Make ‘em laugh: are humorous ads coming back?

Changes in attitudes means many older ads would seem dated and sexist today

If you have ever seen Singin’ in the Rain (1952) you’ll probably remember Donald O’Connor’s wonderful comic rendition of ‘Make ‘em laugh’. Rumour has it that it was so strenuous that the still young but chain-smoking O’Connor spent the two days after filming in bed, recovering. I would like to take the song title and add it to the lexicon of famous adages: like ‘Sex Sells’ and ‘Celebrity Sells’. However, the style and frequency of use of humorous ads has changed over the years (as has the use of ‘sex’ in ads).

Going back to almost the era of Singin’ in the Rain there were some very famous humorous campaigns, including Volkswagen, which, for years, had a quiet and gentle humour epitomised by the ‘Snow Plow’ ad, and the famous ‘Lemon’ press ad. All in contrast to the more brash advertising of many other car marques of the time.

Perhaps the heyday of humorous advertising (in terms of use) were the 1970s, ’80s and ’90s, when every other ad, especially alcoholic ones, were funny (or tried to be). Ads like Carling’s ‘Dambusters’, the Joan Collins and Leonard Rossiter for Cinzano, Cadbury’s (Smash- Martians), John Smith’s Bitter (acrobatic dog), Heineken (policemen’s feet), Skol (Skolar) and Hamlet (comb over) all stand out in my memory. 

Looking back now, the tone of many of these ads was very different

Many of ads used a very laddish style of humour, less gentle and not so witty. As we moved in the new century there were still funny ads; ads like Melbourne Metro’s public service ad ‘Dumb ways to die’, Old Spice (Ladies, look at your man), Snickers (You’re not you…) and Volkswagen’s re-interpretation of Gene Kelly singing ‘Singin’ in the Rain’ but there were probably fewer of them. Why was this? Humorous ads are generally felt to be memorable, ‘sociable’ (talked about) and good for brand building. All positive attributes for an ad, yet until perhaps very recently they were less frequently used than before. Four reasons, I believe, that contributed to this: firstly, a change in legislation; secondly, a shift in attitudes; thirdly, the growth of purpose-led brands; and finally, the more short-term focus adopted by many brands.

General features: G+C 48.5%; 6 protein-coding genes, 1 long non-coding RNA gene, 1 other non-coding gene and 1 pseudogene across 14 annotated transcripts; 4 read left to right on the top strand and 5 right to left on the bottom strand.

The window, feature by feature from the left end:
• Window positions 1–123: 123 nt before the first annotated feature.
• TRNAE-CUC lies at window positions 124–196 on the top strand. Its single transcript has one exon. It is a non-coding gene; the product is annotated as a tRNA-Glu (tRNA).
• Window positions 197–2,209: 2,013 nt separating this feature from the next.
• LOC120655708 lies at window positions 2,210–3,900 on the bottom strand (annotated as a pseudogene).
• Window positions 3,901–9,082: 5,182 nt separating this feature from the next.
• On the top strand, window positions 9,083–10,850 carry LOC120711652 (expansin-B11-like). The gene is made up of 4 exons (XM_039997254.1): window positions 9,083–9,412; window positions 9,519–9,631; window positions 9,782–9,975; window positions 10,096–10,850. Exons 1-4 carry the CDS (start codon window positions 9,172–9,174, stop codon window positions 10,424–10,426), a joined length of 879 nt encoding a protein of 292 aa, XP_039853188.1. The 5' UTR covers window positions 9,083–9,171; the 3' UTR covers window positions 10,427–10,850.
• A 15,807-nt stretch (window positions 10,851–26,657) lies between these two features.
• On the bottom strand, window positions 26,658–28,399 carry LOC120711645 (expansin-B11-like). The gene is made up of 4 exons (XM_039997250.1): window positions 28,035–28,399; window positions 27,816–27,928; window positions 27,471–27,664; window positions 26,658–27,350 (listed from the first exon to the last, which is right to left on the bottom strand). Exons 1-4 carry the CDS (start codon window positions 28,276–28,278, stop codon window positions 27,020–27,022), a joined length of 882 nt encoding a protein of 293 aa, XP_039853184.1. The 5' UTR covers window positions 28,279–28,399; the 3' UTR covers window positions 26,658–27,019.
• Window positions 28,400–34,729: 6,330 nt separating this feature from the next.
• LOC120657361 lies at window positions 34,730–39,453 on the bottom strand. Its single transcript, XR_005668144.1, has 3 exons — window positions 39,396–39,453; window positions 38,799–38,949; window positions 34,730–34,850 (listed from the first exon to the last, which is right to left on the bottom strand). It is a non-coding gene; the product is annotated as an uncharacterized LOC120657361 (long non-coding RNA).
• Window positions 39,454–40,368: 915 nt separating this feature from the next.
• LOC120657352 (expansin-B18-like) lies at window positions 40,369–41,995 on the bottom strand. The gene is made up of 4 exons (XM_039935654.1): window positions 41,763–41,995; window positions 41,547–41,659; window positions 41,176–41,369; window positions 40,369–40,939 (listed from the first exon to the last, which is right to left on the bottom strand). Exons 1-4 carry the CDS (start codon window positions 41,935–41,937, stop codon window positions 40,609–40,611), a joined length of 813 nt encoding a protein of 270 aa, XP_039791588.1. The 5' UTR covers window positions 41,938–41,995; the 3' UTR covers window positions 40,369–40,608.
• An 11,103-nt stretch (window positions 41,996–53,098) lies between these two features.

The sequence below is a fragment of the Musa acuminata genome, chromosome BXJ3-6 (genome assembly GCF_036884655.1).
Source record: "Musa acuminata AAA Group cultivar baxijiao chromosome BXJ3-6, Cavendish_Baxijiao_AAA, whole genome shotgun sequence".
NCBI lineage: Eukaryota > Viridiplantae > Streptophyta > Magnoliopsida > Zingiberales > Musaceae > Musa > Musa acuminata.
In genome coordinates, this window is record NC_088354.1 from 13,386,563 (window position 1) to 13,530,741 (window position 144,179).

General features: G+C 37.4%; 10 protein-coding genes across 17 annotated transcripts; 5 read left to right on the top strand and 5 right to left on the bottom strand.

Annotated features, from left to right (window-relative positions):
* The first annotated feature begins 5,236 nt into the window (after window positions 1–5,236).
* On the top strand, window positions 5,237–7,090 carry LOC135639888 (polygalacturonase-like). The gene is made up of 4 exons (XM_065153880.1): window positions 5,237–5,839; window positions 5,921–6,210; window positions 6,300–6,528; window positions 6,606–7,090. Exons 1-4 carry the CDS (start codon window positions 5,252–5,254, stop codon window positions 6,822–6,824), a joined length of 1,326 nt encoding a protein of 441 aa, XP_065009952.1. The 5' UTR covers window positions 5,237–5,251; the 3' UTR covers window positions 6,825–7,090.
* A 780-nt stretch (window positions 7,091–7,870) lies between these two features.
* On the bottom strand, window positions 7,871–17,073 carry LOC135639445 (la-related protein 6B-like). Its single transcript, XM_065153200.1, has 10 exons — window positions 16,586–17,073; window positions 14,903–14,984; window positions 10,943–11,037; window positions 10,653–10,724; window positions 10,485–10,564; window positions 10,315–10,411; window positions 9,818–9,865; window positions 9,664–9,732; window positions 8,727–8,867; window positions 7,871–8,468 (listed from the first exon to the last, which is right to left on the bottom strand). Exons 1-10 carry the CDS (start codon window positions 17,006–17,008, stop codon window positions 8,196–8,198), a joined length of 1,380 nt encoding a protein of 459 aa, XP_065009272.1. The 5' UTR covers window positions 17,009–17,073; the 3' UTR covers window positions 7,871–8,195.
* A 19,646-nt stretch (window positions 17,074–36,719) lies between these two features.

Alcoholic advertising is no longer allowed on TV so one of main homes of humour was effectively demolished. The changes in public attitudes would mean that many of the older classic ads, and indeed TV shows, would be deemed inappropriate and would seem dated and sexist today. They would draw criticism from the majority of people. Worry that this sort of reaction might adversely affect their brand’s equity meant marketing departments shied away from any potential controversy.

The growth of purpose-led has led to more ‘issue’-led advertising, often more serious in tone. Some were more successful than others. Take a bow, Pepsi. Performance marketing and the desire to drive recruitment and/or immediate sales is the fourth reason. Likeability, memorability and brand building took a back seat, as immediate returns were increasingly the order of the day. Many of the newer generation of disruptive brands were prime examples, though the Million Dollar Shave Club was a notable exception.

Interestingly in the last 6-12 months there appears to have been an upturn in the use of humorous ads. So much so that it has been commented on at Cannes Lions, in Campaign and Forbes. Personally, I hope this is true and that numerous ads go back to making ‘em (and me) laugh.

Featured image: Singin’ In The Rain (1952)

Giles Lury

Giles would describe himself as a VW Beetle driving, Lego watch-wearing, Disney-loving, Chelsea-supporting father of five who also happens to be a senior director of leading strategic brand consultancy - The Value Engineers. He has over thirty years’ experience in the business and is known both for his creative spark and his ability to constructively challenge conventional thinking which has led to him being given another title - Director of Deviancy.

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